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We’re very routine-oriented in this household, including Rudy the Cat. The Lovely Lois begins her morning routine during the week, getting herself ready for work — while I lie in bed, getting ready not to work. Rudy the Cat will have nothing of this and will jump on the bed and walk on me until I get up and make breakfast for all of us, which he supervises by doing his best to trip me until I feed him first.

Rudy the Cat

Rudy the Cat supervising thing going on in the kitchen,

The routine continues as our lunches and dinners can only begin after he gets his Greenies treats. Later in the evening, I’m notified of his interactive playtime by his sitting at my feet and staring at me until he gets impatient with my obvious feeble attempt to ignore him, at which point, he’ll get up on the couch and begin pawing my arm.

Most of the rest of the time he’s either stalking the birds and squirrels attracted to the birdfeeders just on the other side of our second-floor living room window or sleeping … a lot. Lois will often inform Rudy the Cat he’s in charge when we leave the house, but I remind her that he’s well aware of his status as my supervisor.

This past winter, for the humans in this routine-oriented household, I would roast a chicken on Sunday, make a stock from the bones on Monday and make a soup on Tuesday. This routine had the added benefit of providing us with lunches of leftover roast chicken and soup for a few days as well. Meals for the rest of the week would often be either stews, pasta or rice dishes until it was Sunday, and the routine would begin anew. Meanwhile, Rudy the Cat consistently supervises me in the kitchen.

The routines, Rudy the Cat and the food were comforting during this pandemic winter when socializing with our friends was done with two-dimensional representations of them in little boxes on a computer screen.

Life is just beginning to return to a kind of pre-pandemic normalcy now and while Rudy the Cat has maintained his indolent lifestyle (he is a cat, after all!), we’ve become more active. We’ve had real, live, three-dimensional, fully vaccinated friends over for dinner, which Rudy the Cat finds a bit confusing.

My meal preparations have now begun to include grilling and the salads and the lighter dishes of summer. I’m not one for grilling on the Weber in the winter as I subscribe to paraphrasing Pete Seeger; to everything there is a season and turn, turn, turn on the grill when it’s warmer. Ouch!

CEDAR-PLANKED SALMON WITH MAPLE-LIME GLAZE

(For two humans and maybe a little for the Rudy the Cat)

I’ve used this technique a number of times over the years using different glazes. The salmon picks up a subtle sweet smokiness from the cedar and the wood’s insulating properties help keep the salmon moist while being grilled directly over medium hot coals for about 15 minutes. This time, I used a simple light glaze, which doubles as a light sauce for the rice noodle and fresh pea bed for the salmon.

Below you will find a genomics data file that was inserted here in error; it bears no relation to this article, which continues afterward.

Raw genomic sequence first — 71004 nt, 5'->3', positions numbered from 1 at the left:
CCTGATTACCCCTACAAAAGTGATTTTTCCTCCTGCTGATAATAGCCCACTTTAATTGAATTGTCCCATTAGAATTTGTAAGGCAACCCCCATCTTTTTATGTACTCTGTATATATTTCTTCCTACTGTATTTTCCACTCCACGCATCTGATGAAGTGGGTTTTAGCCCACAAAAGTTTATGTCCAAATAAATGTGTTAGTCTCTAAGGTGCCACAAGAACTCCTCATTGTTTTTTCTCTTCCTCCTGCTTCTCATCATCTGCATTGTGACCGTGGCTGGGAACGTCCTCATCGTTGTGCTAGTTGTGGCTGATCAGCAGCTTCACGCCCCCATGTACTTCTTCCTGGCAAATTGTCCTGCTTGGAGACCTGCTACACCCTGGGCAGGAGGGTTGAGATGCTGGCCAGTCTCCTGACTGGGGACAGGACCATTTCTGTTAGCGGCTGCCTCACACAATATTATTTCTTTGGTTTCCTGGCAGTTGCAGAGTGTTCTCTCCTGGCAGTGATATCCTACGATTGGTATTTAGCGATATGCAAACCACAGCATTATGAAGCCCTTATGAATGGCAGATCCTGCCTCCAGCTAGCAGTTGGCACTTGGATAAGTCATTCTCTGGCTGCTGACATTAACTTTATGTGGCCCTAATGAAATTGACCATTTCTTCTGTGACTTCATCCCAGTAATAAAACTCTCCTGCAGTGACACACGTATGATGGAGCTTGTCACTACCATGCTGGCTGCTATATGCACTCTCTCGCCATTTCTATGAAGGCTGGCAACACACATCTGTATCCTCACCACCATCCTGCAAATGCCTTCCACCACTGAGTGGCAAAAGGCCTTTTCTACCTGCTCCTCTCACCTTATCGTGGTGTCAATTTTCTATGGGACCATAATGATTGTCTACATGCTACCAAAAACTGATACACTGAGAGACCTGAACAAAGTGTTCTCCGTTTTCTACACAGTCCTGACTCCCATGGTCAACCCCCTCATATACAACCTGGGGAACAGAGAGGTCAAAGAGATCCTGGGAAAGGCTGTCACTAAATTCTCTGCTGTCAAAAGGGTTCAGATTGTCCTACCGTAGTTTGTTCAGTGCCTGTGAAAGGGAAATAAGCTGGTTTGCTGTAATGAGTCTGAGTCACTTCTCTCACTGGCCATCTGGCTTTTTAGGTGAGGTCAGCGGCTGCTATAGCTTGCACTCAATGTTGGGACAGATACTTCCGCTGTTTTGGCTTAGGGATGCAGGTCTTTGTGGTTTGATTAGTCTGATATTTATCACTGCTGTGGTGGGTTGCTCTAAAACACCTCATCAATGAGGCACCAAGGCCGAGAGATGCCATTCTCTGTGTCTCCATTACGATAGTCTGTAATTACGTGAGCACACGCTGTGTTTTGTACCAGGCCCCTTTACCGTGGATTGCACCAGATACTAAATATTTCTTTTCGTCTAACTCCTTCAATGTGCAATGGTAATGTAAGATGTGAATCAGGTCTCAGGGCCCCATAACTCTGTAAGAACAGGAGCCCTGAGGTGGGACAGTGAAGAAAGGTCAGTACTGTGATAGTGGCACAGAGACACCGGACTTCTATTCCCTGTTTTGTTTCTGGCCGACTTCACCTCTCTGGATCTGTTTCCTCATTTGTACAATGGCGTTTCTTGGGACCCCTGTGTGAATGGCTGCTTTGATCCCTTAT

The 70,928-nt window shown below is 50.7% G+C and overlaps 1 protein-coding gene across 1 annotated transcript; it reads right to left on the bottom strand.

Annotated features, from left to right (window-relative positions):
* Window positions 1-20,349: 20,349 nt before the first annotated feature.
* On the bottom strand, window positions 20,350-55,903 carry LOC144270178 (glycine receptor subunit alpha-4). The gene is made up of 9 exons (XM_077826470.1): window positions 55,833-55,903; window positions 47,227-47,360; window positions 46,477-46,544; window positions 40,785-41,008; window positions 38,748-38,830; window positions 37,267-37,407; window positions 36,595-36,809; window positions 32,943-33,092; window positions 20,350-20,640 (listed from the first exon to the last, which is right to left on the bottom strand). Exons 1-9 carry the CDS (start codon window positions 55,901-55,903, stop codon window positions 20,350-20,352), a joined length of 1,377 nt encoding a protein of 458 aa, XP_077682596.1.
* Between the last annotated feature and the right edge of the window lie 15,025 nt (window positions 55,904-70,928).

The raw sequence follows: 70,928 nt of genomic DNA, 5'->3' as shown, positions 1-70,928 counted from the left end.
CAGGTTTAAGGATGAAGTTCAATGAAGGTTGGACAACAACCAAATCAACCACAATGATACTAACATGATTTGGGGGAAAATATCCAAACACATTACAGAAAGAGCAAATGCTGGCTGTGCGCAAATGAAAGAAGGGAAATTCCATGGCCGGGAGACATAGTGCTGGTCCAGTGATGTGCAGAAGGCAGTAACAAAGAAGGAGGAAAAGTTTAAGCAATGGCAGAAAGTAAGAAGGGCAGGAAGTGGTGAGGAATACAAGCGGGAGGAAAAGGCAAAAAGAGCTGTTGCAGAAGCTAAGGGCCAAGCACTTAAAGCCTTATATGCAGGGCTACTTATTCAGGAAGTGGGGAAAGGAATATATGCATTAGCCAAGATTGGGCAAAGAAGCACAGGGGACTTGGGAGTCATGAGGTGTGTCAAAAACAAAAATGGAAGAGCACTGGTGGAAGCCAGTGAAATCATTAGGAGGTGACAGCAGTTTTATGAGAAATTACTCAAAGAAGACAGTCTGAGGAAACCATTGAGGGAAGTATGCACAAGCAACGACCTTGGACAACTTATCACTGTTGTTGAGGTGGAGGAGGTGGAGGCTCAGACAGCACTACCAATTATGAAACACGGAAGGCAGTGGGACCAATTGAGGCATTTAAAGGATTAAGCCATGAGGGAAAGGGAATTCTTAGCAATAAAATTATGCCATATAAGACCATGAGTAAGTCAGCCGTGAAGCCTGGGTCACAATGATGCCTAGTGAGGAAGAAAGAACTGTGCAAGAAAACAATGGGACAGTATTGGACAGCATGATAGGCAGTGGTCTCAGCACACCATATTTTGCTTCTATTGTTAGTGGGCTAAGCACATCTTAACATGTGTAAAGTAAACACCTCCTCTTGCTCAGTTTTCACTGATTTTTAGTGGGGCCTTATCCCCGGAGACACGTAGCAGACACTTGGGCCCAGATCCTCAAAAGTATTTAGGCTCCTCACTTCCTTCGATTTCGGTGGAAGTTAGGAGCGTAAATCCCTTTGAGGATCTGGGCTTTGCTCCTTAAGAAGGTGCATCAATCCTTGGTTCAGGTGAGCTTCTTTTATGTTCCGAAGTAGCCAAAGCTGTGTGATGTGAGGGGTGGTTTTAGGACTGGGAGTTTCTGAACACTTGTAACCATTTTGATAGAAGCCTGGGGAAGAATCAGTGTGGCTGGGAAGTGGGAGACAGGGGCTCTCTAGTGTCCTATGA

This is a really satisfying, light meal for two; however cedar-planked salmon makes for a dramatic presentation for a dinner party when you serve the fish directly from the cedar plank. Untreated cedar planks for cooking are sold in various sizes at many specialty stores and online.

Salmon with peas are a classic early summer New England combination, this time given a Southeast Asian flavor. Recently, I’ve noticed eight-ounce bags of fresh English peas appearing in grocery stores. If they’re not available, I’d use green beans, preferably haricot verts, cut in small pieces. I don’t think frozen peas would be an effective texture contrast to the rice noodles.

INGREDIENTS:

12 ounces to 1 pound center-cut salmon fillet, cut in half and patted dry with paper towels

Pea shoots for garnish

For the glaze/sauce:

1/4 cup maple syrup

1/4 cup fish sauce

1 tablespoon grated fresh ginger

1 teaspoon minced fresh garlic

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Juice from 2 limes

Sriracha to taste

For the rice noodle bed:

2 tablespoons of high heat oil such as grapeseed

4 ounces mung bean sprouts

4 ounces medium rice noodles

4 ounces fresh peas

1/4 cup chopped cilantro

1/4 cup chopped fresh mint

DIRECTIONS:

Soak the cedar plank by weighing down in the sink for at least two hours.

Combine the ingredients for the glaze/sauce.

Light the grill and heat to medium hot.

Heat your oven to 250 degrees to keep the salmon warm while finishing the rice noodle bed.

Spray or brush the cedar plank with oil on the side being used to put the salmon.

Place the salmon on the cedar plank and brush the fish and the plank with the glaze. Put the plank directly over the coals and cover the grill with all the baffles open. The salmon should take about 15 minutes to cook and is ready when it begins to flake when gently separated with a fork. I like it slightly underdone. Brush the salmon 2 or 3 times more with the glaze while it cooks.

While the fish is grilling, cook the rice noodles in boiling water for 4 minutes and rinse thoroughly.

When the fish is done, transfer the plank with the salmon to a sheet pan and keep warm in the oven while finishing the noodle bed.

Heat the 2 tablespoons of high heat oil in a wok or large sauté pan and stir fry the peas for a minute or so. Add the remainder of the glaze/sauce to the pan and bring to a boil. Add the rice noodles (rinse again if they’re sticky) and the rest of the noodle bed ingredients and heat through.

Serve the salmon on the rice noodle bed in wide bowls garnished with pea shoots.